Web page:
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Training Physicians to Care for Older Americans: Progress, Obstacles, and Future Directions 29,000, depending upon the mode of geriatric practice and whether the care of older people would be improved. For the year 2020, the range of estimates was between 13,000 and 42,000. More recent projections of the physician supply needed to care for older people focused initially on the target year 2000 and provided estimates under three economic scenarios (moderate growth, recessionary economy, and steady growth). All nonsurgical specialties were included in the model. The result of the study suggested that by the year 2000 the number of FTE physicians needed to provide medical care for older people will increase above the mid 1980s level by 34–51 percent. Estimates of the number of FTE positions in the primary care specialties of internal medicine and family and general practice needed in the year 2000 were far greater (146–151 percent) than the largest need projected by the NIA for that year. This analysis assumed that primary care physicians would continue to provide the bulk of this care (62–69 percent depending on the scenario). For the year 2000, the model estimated that somewhere between 3,668 and 9,705 geriatricians would be needed to provide clinical care for older people. The need for geriatrician services was based on the estimates of an expert panels' estimates of the percentage of older people who would need to see a geriatrician because of the complexity of their biopsychosocial problems or for geriatric assessment to prevent decline (Reuben et al., 1993b). The American Association for Geriatric Psychiatry (AAGP) has estimated the total supply of certified geriatric psychiatrists by the year 2010 to be 2,980 assuming that there are 676 certifiable specialists without fellowship training, that the number of individuals in graduate fellowship programs was at maximum capacity for 18 years, and that an additional 50 graduates entered into new fellowship programs for 9 years. The assumption of 676 certified geriatric psychiatrists without fellowship training may be low because this pathway is available for only 5 years. The AAGP also estimates that there will be 7,479,000 mentally ill elderly people by the year 2010, which would require a caseload of 2,500 patients per geriatric psychiatrist and only 1.0 hour per patient per year to render all diagnostic and treatment services (Small et al., 1988; Jeffrey Foster, AAGP, personal communication, 1993). The degree to which non-primary-care specialists will care for the clinical needs of older people has not been determined. Nevertheless, in these nonmedical specialties, the care of older people plays an important role. Data from the National Ambulatory Medical Care Survey (NAMCS) (Table 6) indicate the percentages of all ambulatory visits to various specialties are by people age 65 or older. Over 45 percent of visits to urologists, ophthalmologists, and cardiologists in 1991 were by people age 65 or older. In addition, more than 30 percent of the visits to general surgeons and internists were by people age 65 or older (David Woodwell, National Ambulatory Medical Care Survey, personal communication, 1993).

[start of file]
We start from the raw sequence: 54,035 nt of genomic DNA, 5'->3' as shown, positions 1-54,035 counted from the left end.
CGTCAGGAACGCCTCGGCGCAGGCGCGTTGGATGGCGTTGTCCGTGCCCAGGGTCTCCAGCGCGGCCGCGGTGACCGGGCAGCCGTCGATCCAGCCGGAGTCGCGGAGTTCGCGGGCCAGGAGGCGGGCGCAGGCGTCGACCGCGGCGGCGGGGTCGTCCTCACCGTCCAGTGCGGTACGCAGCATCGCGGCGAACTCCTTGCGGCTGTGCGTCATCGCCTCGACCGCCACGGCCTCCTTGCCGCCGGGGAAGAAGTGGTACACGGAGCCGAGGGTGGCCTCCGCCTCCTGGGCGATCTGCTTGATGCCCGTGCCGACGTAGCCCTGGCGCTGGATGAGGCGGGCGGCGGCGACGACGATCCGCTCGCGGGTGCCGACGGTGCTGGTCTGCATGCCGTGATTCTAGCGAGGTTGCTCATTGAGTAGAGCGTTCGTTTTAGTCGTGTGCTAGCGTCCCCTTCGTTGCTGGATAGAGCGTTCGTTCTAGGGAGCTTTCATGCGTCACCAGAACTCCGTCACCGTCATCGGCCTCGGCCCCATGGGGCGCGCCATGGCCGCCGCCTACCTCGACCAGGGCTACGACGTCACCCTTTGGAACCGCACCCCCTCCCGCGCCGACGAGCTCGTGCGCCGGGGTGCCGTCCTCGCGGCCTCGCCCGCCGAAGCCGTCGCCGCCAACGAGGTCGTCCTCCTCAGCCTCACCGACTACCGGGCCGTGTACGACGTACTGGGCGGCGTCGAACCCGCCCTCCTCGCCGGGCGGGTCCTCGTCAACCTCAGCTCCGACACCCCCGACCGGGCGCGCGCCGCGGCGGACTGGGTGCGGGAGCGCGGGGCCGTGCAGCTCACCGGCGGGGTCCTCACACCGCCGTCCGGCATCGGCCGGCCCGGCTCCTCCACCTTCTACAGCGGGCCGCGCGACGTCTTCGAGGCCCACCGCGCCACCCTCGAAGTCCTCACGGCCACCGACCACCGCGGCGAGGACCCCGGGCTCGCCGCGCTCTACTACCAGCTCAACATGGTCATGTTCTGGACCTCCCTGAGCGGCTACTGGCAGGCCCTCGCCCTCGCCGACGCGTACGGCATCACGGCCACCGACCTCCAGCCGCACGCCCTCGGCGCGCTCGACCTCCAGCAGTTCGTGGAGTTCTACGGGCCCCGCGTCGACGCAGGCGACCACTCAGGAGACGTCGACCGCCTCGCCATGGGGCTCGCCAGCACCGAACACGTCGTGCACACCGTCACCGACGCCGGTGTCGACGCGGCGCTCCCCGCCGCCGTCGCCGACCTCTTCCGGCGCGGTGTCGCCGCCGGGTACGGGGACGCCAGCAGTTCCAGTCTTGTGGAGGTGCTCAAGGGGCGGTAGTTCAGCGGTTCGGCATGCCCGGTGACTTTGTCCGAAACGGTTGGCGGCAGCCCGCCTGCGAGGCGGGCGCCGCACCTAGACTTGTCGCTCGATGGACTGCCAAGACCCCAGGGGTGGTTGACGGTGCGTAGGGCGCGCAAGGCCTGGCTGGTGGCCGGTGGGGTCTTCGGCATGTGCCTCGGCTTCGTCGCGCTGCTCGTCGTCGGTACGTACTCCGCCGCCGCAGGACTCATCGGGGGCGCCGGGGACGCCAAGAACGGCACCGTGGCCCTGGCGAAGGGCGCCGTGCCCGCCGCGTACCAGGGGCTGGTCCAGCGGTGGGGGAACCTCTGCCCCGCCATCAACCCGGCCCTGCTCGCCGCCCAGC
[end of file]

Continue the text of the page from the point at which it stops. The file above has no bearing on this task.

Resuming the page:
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Training Physicians to Care for Older Americans: Progress, Obstacles, and Future Directions TABLE 6 Ambulatory Visits to Various Medical Specialties by People Age 65 and Older   Percentage of Total Visits in: Specialty 1978 1981 1985 1991 All specialties 16.1 18.4 20.1 23.2 General/family practice 17.1 19.3 19.6 19.9 Internal medicine 31.1 34.4 39.2 37.7 Cardiology 39.1 46.1 47.2 53.4 Opthalmology 30.0 39.3 43.8 55.0 Urology 29.9 37.6 39.6 45.8 General surgery 21.9 20.1 27.2 32.2 Neurology 13.2 17.7 21.0 19.9 Dermatology 12.2 13.4 18.3 27.9 Otolaryngology 14.1 16.9 17.0 17.7 Orthopedic surgery 10.9 13.7 13.9 17.9 Psychiatry 4.5 4.6 6.5 7.0 Obstetrics/gynecology 2.2 2.6 3.3 4.5 Other 5.0 6.0 10.2 12.2 SOURCE: National Ambulatory Medical Care Survey, National Center for Health Statistics. The preparation of trainees in non-primary-care specialties for caring for older people has been limited. In their survey of surgical residency programs, Friedman and colleagues (Trustees of Boston University, 1989) determined that only 24–31 percent of surgical residency programs (including general surgery, otolaryngology, orthopedics, urology, and obstetrics and gynecology) provided formal training on mental status assessment. Between 22 and 50 percent (the highest being orthopedics) provided formal training on functional status assessment. That study also identified factors limiting the introduction of geriatrics into residency programs. The most commonly cited factors included limited time in residency, insufficient numbers of trained faculty, insufficient funds, lack of organization of geriatrics specialists, and lack of special clinical units for geriatric patients.